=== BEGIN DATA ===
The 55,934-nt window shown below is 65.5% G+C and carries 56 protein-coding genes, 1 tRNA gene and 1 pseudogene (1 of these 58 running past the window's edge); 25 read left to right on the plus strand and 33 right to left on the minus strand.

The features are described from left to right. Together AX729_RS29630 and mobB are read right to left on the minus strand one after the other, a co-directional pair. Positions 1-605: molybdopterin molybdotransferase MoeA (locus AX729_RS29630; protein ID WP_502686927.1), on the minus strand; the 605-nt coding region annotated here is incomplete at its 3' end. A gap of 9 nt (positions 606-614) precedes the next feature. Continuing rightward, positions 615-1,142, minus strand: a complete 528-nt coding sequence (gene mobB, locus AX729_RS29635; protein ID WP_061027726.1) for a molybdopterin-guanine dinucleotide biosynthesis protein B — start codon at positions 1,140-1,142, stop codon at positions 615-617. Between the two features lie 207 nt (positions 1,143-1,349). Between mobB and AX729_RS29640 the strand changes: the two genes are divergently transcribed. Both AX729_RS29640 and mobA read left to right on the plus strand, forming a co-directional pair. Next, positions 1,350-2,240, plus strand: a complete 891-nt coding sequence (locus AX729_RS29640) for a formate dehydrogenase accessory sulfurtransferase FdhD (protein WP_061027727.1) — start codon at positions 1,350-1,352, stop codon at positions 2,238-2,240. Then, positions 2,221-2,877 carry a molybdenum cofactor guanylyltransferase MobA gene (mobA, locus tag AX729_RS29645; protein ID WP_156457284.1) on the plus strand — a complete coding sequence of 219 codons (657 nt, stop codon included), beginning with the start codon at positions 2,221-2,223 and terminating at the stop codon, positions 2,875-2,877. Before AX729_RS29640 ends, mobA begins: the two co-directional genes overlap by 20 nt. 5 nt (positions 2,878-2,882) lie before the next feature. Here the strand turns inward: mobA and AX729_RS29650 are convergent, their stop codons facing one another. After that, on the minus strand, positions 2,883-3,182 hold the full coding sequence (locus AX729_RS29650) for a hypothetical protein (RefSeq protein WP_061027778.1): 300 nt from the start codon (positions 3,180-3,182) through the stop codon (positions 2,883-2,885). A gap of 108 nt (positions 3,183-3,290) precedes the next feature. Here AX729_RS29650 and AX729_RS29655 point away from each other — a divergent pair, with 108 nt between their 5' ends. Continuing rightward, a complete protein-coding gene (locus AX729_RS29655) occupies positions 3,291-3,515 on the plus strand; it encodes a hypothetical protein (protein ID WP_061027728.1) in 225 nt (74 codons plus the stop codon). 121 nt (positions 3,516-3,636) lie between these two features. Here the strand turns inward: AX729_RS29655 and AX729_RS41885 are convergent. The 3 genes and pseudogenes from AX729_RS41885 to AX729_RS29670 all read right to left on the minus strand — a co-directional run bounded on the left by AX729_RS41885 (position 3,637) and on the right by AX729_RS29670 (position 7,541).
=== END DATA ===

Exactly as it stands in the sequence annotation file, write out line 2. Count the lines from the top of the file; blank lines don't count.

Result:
The features are described from left to right. Together AX729_RS29630 and mobB are read right to left on the minus strand one after the other, a co-directional pair. Positions 1-605: molybdopterin molybdotransferase MoeA (locus AX729_RS29630; protein ID WP_502686927.1), on the minus strand; the 605-nt coding region annotated here is incomplete at its 3' end. A gap of 9 nt (positions 606-614) precedes the next feature. Continuing rightward, positions 615-1,142, minus strand: a complete 528-nt coding sequence (gene mobB, locus AX729_RS29635; protein ID WP_061027726.1) for a molybdopterin-guanine dinucleotide biosynthesis protein B — start codon at positions 1,140-1,142, stop codon at positions 615-617. Between the two features lie 207 nt (positions 1,143-1,349). Between mobB and AX729_RS29640 the strand changes: the two genes are divergently transcribed. Both AX729_RS29640 and mobA read left to right on the plus strand, forming a co-directional pair. Next, positions 1,350-2,240, plus strand: a complete 891-nt coding sequence (locus AX729_RS29640) for a formate dehydrogenase accessory sulfurtransferase FdhD (protein WP_061027727.1) — start codon at positions 1,350-1,352, stop codon at positions 2,238-2,240. Then, positions 2,221-2,877 carry a molybdenum cofactor guanylyltransferase MobA gene (mobA, locus tag AX729_RS29645; protein ID WP_156457284.1) on the plus strand — a complete coding sequence of 219 codons (657 nt, stop codon included), beginning with the start codon at positions 2,221-2,223 and terminating at the stop codon, positions 2,875-2,877. Before AX729_RS29640 ends, mobA begins: the two co-directional genes overlap by 20 nt. 5 nt (positions 2,878-2,882) lie before the next feature. Here the strand turns inward: mobA and AX729_RS29650 are convergent, their stop codons facing one another. After that, on the minus strand, positions 2,883-3,182 hold the full coding sequence (locus AX729_RS29650) for a hypothetical protein (RefSeq protein WP_061027778.1): 300 nt from the start codon (positions 3,180-3,182) through the stop codon (positions 2,883-2,885). A gap of 108 nt (positions 3,183-3,290) precedes the next feature. Here AX729_RS29650 and AX729_RS29655 point away from each other — a divergent pair, with 108 nt between their 5' ends. Continuing rightward, a complete protein-coding gene (locus AX729_RS29655) occupies positions 3,291-3,515 on the plus strand; it encodes a hypothetical protein (protein ID WP_061027728.1) in 225 nt (74 codons plus the stop codon). 121 nt (positions 3,516-3,636) lie between these two features. Here the strand turns inward: AX729_RS29655 and AX729_RS41885 are convergent. The 3 genes and pseudogenes from AX729_RS41885 to AX729_RS29670 all read right to left on the minus strand — a co-directional run bounded on the left by AX729_RS41885 (position 3,637) and on the right by AX729_RS29670 (position 7,541).